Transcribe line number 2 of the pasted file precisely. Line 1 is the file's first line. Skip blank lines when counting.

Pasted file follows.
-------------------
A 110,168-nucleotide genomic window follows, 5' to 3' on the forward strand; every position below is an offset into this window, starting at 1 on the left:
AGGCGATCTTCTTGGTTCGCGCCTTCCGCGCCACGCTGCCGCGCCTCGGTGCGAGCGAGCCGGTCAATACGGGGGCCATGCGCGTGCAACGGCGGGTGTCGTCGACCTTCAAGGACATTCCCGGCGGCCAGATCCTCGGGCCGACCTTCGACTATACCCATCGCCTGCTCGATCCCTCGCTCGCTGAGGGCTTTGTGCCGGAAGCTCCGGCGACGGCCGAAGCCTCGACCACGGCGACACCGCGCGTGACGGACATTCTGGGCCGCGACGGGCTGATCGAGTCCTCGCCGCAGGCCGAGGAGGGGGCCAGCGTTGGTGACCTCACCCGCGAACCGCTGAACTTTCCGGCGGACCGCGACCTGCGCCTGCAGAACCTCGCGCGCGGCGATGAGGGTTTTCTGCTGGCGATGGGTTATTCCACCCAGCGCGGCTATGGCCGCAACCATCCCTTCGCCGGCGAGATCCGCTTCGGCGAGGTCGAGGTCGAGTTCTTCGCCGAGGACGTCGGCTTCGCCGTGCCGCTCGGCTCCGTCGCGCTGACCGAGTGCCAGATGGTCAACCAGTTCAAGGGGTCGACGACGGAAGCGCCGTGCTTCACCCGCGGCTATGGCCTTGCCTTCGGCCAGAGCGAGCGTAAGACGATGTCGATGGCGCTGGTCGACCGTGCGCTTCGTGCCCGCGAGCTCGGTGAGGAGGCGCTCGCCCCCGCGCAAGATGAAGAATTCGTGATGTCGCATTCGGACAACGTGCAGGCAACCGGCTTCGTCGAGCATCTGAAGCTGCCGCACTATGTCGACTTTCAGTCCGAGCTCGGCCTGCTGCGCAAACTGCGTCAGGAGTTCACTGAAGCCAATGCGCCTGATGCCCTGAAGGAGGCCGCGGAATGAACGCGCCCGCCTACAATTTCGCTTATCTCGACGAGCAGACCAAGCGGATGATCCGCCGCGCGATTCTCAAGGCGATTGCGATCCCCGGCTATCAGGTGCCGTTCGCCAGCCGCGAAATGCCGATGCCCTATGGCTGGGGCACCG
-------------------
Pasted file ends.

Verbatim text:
AGGCGATCTTCTTGGTTCGCGCCTTCCGCGCCACGCTGCCGCGCCTCGGTGCGAGCGAGCCGGTCAATACGGGGGCCATGCGCGTGCAACGGCGGGTGTCGTCGACCTTCAAGGACATTCCCGGCGGCCAGATCCTCGGGCCGACCTTCGACTATACCCATCGCCTGCTCGATCCCTCGCTCGCTGAGGGCTTTGTGCCGGAAGCTCCGGCGACGGCCGAAGCCTCGACCACGGCGACACCGCGCGTGACGGACATTCTGGGCCGCGACGGGCTGATCGAGTCCTCGCCGCAGGCCGAGGAGGGGGCCAGCGTTGGTGACCTCACCCGCGAACCGCTGAACTTTCCGGCGGACCGCGACCTGCGCCTGCAGAACCTCGCGCGCGGCGATGAGGGTTTTCTGCTGGCGATGGGTTATTCCACCCAGCGCGGCTATGGCCGCAACCATCCCTTCGCCGGCGAGATCCGCTTCGGCGAGGTCGAGGTCGAGTTCTTCGCCGAGGACGTCGGCTTCGCCGTGCCGCTCGGCTCCGTCGCGCTGACCGAGTGCCAGATGGTCAACCAGTTCAAGGGGTCGACGACGGAAGCGCCGTGCTTCACCCGCGGCTATGGCCTTGCCTTCGGCCAGAGCGAGCGTAAGACGATGTCGATGGCGCTGGTCGACCGTGCGCTTCGTGCCCGCGAGCTCGGTGAGGAGGCGCTCGCCCCCGCGCAAGATGAAGAATTCGTGATGTCGCATTCGGACAACGTGCAGGCAACCGGCTTCGTCGAGCATCTGAAGCTGCCGCACTATGTCGACTTTCAGTCCGAGCTCGGCCTGCTGCGCAAACTGCGTCAGGAGTTCACTGAAGCCAATGCGCCTGATGCCCTGAAGGAGGCCGCGGAATGAACGCGCCCGCCTACAATTTCGCTTATCTCGACGAGCAGACCAAGCGGATGATCCGCCGCGCGATTCTCAAGGCGATTGCGATCCCCGGCTATCAGGTGCCGTTCGCCAGCCGCGAAATGCCGATGCCCTATGGCTGGGGCACCG